Neuropterans undergo a complete metamorphosis, featuring four life stages: egg, larva, pupa, and adult. Reproduction and development involve:
- Adults laying eggs on host plants where prey is abundant
- Larvae feeding voraciously to gather energy for the pupal stage
- Pupating within a secure cocoon
- Emerging as fully formed adults
Below is a comparison table highlighting the differences between two common neuropteran species:
|Prey||Aphids, mites, scale insects||Ants, other small insects|
|Camouflage||Transparent wings and green body to blend with foliage||Mimics terrestrial and fresh-water sponges|
|Reproduction||Eggs laid on host plants||Eggs laid near sandy pit area|
|Unique Technique||N/A||Constructs pit from sand and silk to trap insects|
Neuropterans play a vital role in controlling pest populations, not only benefiting agriculture but also ecosystems. Some species feed on nectar and pollen and may act as pollinators.
Distribution and Habitat
Neuropterans, also known as the order Neuroptera, include a variety of species such as lacewings, antlions, mantisflies, and owlflies. They are:
- Commonly found worldwide
- Present in multiple families
- Versatile species that inhabit diverse habitats
Neuropteran insects can be found in various environments, including the following:
- Trees: Many species of neuropterans like lacewings can be found on trees.
- Ground: Some insects like antlions thrive on the ground, creating traps for ants.
- Health and ecology: These insects play a vital role in maintaining the health of ecosystems by controlling pest populations, such as ants.
In general, neuropterans prefer habitats that offer a balance between the availability of prey and suitable nesting locations.
Neuropteran Family Details
Green lacewings, also known as Chrysopidae, are beneficial insects that help control harmful pests like aphids and mites. Some key characteristics of green lacewings include:
- Delicate, translucent green wings
- Long, slender antennae
- Bright golden eyes
Adults feed on nectar, pollen, and honeydew, while their larvae are voracious predators of pests.
Brown lacewings, belonging to the Hemerobiidae family, are similar to green lacewings in their role as predators of harmful insects.
- Brown or fawn-colored wings
- Shorter antennae compared to green lacewings
- Veiny wing pattern
They mostly consume aphids, making them valuable for pest control in gardens and agricultural settings.
Also known as mantidflies Mantispidae are unique Neuropterans, characterized by:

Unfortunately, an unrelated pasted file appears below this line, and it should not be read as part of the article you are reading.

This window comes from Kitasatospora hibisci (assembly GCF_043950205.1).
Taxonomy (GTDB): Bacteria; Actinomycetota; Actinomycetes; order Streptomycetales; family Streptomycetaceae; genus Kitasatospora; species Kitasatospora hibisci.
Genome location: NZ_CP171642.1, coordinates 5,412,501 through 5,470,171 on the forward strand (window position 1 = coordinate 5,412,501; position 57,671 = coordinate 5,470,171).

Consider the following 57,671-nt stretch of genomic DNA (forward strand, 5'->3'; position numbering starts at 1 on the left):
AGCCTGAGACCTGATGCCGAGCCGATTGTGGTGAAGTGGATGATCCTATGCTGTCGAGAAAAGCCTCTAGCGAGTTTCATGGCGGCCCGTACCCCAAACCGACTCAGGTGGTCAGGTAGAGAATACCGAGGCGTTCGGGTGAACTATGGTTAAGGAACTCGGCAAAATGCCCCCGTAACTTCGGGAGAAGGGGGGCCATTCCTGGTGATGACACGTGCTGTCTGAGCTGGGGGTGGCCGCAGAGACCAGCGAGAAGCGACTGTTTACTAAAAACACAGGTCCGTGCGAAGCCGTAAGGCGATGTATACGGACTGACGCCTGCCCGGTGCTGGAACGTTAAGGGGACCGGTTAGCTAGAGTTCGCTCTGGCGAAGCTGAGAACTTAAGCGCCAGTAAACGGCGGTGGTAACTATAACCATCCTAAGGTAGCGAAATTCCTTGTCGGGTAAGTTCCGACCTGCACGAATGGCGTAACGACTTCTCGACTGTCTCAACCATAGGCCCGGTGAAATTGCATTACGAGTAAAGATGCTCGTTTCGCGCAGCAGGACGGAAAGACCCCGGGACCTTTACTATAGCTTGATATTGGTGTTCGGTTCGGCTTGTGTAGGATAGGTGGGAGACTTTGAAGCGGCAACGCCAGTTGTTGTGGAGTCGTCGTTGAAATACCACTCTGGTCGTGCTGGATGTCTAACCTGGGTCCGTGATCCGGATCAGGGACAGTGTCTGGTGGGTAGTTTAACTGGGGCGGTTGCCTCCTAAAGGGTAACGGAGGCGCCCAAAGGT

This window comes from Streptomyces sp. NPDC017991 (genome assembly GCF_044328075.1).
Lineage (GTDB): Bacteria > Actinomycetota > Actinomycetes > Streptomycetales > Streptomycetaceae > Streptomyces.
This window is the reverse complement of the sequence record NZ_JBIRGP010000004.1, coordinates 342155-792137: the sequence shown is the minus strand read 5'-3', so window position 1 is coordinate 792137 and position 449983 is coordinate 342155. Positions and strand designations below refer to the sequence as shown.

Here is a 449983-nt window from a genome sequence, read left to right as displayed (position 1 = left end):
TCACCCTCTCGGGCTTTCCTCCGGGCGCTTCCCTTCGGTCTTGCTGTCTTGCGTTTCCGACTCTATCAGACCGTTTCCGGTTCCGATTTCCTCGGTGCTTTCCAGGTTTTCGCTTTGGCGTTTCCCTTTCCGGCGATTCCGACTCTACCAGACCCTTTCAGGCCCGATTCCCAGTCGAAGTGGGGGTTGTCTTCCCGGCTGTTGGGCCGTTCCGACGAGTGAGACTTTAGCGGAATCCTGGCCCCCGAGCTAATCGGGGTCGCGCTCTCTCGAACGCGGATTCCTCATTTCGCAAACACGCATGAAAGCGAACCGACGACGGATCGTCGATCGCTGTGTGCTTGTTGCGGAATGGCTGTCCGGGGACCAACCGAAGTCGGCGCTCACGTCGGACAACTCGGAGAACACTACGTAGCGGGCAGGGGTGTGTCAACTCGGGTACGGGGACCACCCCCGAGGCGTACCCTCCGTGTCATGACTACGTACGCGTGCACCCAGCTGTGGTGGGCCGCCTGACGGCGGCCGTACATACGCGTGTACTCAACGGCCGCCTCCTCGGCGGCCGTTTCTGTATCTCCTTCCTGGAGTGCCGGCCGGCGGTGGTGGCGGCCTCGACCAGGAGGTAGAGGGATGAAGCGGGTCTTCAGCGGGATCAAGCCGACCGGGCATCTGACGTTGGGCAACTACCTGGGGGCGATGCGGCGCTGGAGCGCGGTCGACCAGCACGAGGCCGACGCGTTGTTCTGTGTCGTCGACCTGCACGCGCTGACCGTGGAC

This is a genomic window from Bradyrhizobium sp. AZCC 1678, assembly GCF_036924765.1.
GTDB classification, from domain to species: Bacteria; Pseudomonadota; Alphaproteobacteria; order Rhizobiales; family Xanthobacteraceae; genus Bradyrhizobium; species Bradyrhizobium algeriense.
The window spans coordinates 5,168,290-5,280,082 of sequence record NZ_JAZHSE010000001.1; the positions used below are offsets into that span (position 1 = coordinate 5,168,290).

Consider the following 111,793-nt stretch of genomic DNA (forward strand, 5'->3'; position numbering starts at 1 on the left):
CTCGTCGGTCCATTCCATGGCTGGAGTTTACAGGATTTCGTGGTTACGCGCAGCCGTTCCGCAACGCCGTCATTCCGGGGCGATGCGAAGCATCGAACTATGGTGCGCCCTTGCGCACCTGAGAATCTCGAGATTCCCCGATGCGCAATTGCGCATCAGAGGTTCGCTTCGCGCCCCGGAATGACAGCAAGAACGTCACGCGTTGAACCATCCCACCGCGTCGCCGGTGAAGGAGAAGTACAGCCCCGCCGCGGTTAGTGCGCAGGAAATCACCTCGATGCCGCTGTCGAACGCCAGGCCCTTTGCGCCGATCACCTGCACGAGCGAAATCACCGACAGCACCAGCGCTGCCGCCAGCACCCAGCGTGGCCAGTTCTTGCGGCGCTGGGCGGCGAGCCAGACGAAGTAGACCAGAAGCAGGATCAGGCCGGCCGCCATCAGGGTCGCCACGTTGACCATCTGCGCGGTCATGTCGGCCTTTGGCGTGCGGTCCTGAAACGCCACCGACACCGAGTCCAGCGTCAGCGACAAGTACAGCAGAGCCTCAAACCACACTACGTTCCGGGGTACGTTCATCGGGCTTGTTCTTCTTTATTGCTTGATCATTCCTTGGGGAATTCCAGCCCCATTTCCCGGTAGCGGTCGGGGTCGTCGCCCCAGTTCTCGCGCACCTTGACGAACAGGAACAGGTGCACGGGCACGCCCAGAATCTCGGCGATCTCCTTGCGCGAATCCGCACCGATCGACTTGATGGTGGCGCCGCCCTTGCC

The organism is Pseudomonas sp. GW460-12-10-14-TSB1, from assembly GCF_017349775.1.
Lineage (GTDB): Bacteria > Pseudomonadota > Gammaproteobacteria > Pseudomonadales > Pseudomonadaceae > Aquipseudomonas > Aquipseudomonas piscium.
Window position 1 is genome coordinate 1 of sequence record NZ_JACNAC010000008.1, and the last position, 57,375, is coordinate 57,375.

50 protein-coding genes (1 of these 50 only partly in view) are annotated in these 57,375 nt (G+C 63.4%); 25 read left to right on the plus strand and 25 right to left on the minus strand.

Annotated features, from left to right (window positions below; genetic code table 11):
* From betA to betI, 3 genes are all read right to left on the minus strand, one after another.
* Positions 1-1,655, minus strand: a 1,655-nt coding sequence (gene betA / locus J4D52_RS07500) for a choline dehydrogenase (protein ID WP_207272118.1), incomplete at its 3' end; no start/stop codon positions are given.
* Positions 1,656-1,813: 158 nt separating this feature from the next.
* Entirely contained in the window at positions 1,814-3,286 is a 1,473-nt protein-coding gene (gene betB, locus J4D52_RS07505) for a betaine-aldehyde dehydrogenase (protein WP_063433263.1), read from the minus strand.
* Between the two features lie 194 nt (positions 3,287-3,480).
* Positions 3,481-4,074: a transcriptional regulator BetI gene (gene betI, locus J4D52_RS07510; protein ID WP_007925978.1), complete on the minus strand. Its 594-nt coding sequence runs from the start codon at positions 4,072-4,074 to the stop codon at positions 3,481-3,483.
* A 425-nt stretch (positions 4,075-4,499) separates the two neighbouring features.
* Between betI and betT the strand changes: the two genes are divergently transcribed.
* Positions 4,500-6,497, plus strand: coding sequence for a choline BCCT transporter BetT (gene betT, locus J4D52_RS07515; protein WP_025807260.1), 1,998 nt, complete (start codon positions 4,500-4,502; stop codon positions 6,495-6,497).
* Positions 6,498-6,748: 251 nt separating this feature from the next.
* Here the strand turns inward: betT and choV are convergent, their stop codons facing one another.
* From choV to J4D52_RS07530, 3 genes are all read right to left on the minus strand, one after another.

- Raptorial front legs, similar to praying mantises
- Wings with characteristic patterns
- Predatory larvae and adults
Larvae primarily feed on spider eggs while adults prey on various small insects.
Doodlebugs are the larval stage of antlions which belong to the Myrmeleontidae family. They are known for their unique predatory behavior:
- Create conical pitfall traps in sandy soil to capture small insects
- Flick sand at trapped prey, preventing escape
- Larvae have large, curved mandibles for grabbing prey
Ascalaphidae, commonly known as owlflies, are members of the Neuroptera order with:
- Long, clubbed antennae
- Prominent, owl-like eyes
- Aerial predators
Both adult owlflies and their larvae are predators, feeding on a variety of small insects.
The Sisyridae family consists of unique Neuropterans known as spongillaflies, with the following characteristics:
- Larvae that feed on freshwater sponges, nickname: Spongilla-foss
- Two pairs of membranous wings with dark markings
- Adults feed on small insects
They are important for maintaining the balance in aquatic ecosystems by preying on sponge populations.
|Primary Diet||Aphids, mites||Small insects||Small insects||Small insects||Freshwater sponges|
|Habitat||Terrestrial||Terrestrial||Sandy soil||Terrestrial||Aquatic (larvae), terrestrial (adults)|
|Color||Green, brown||Variable||Sandy color||Variable with bold wing markings||Variable with dark wing markings|
Lesser-Known Neuropteran Families
Berothidae, commonly known as beaded lacewings, comprise a small family of insects. They are characterized by:
- Delicate appearance
- Beaded antennae
- Predatory behavior in both larvae and adult form
Coniopterygidae, or dustywings, are a minute group of insects. Key features include:
- Small size
- Powdery white appearance
- Wings held roof-like over the body
They are beneficial insects that prey on aphids and other small pests.
Dilaridae, known as pleasing lacewings, have distinct characteristics:
- Slender body
- Long, hair-like antennae
They inhabit wooded areas and are predators of small arthropods.
Ithonidae, or moth lacewings, resemble moths and have:
- Large, rounded wings
- Brown or grayish coloration
Their larvae are predatory and feed on small insects.